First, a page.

Wound Care

Industry News's picture

Allen, TX – May 15, 2018 – Keneric Healthcare, an ISO Certified global medical device manufacturer, is recognized for the development and commercialization of innovative products that improve patient care, increase clinician efficiency and streamline facility expenditures. GPO New Vendor Awards include Managed Healthcare Associates Inc.

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Aletha Tippett MD's picture
wound care and legal issues

by Aletha Tippett MD

Medical providers, and especially wound care providers, seem to always be under the looming shadow of lawsuits and legal issues. I have written about this before, but it continues to be an issue as I receive requests for legal reviews repeatedly. I have read many charts for legal reviews, and it actually is very straightforward to avoid or mitigate any legal problems.

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Industry News's picture

Columbus, OH – April 26, 2018 – A newly-issued patent emphasizes WoundWiseIQ’s advanced technical performance as an innovative healthcare technology leader through its algorithms which automatically calculate the area of a wound with significantly improved accuracy over similar offerings.

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WoundSource Practice Accelerator's picture
wound debridement instruments

by The WoundSource Editors

There are five types of non-selective and selective debridement methods, but many factors determine what method will be most effective for your patient.1 Determining the debridement method is based not only on the wound presentation and evaluation, but also on the patient's history and physical examination. Looking at the "whole patient, not only the hole in the patient," is a valuable quote to live by as a wound care clinician. Ask yourself or your patient these few questions: Has the patient had a previous chronic wound history? Is your patient compliant with the plan of care? Who will be performing the dressing changes? Are there economic factors that affect the treatment plan? Take the answers to these questions into consideration when deciding on debridement methods.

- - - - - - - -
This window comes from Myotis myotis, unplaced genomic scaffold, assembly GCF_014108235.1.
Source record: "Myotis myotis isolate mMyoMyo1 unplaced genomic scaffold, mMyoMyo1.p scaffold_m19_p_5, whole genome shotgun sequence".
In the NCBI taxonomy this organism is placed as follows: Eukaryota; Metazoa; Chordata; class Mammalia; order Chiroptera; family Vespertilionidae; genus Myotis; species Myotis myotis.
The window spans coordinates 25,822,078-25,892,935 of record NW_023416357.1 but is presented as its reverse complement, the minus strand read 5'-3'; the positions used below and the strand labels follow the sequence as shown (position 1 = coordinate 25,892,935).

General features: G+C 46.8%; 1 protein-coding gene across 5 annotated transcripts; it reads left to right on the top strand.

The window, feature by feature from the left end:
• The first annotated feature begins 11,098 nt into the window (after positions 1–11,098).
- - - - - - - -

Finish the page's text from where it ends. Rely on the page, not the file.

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WoundSource Practice Accelerator's picture
Selecting a Debridement Method

by The WoundSource Editors

Debridement is essential to promote healing and prevent infection. There are five main types of debridement methods. BEAMS is the common mnemonic to remember all types: biological, enzymatic, autolytic, mechanical, and surgical. In recent years, new types of debridement technology have been introduced, such as fluid jet technology, ultrasound debridement therapy, hydrosurgery, and monofilament polyester fiber pad debridement.

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Janet Wolfson's picture
Lymphatic System

by Janet Wolfson PT, CLWT, CS, CLT-LANA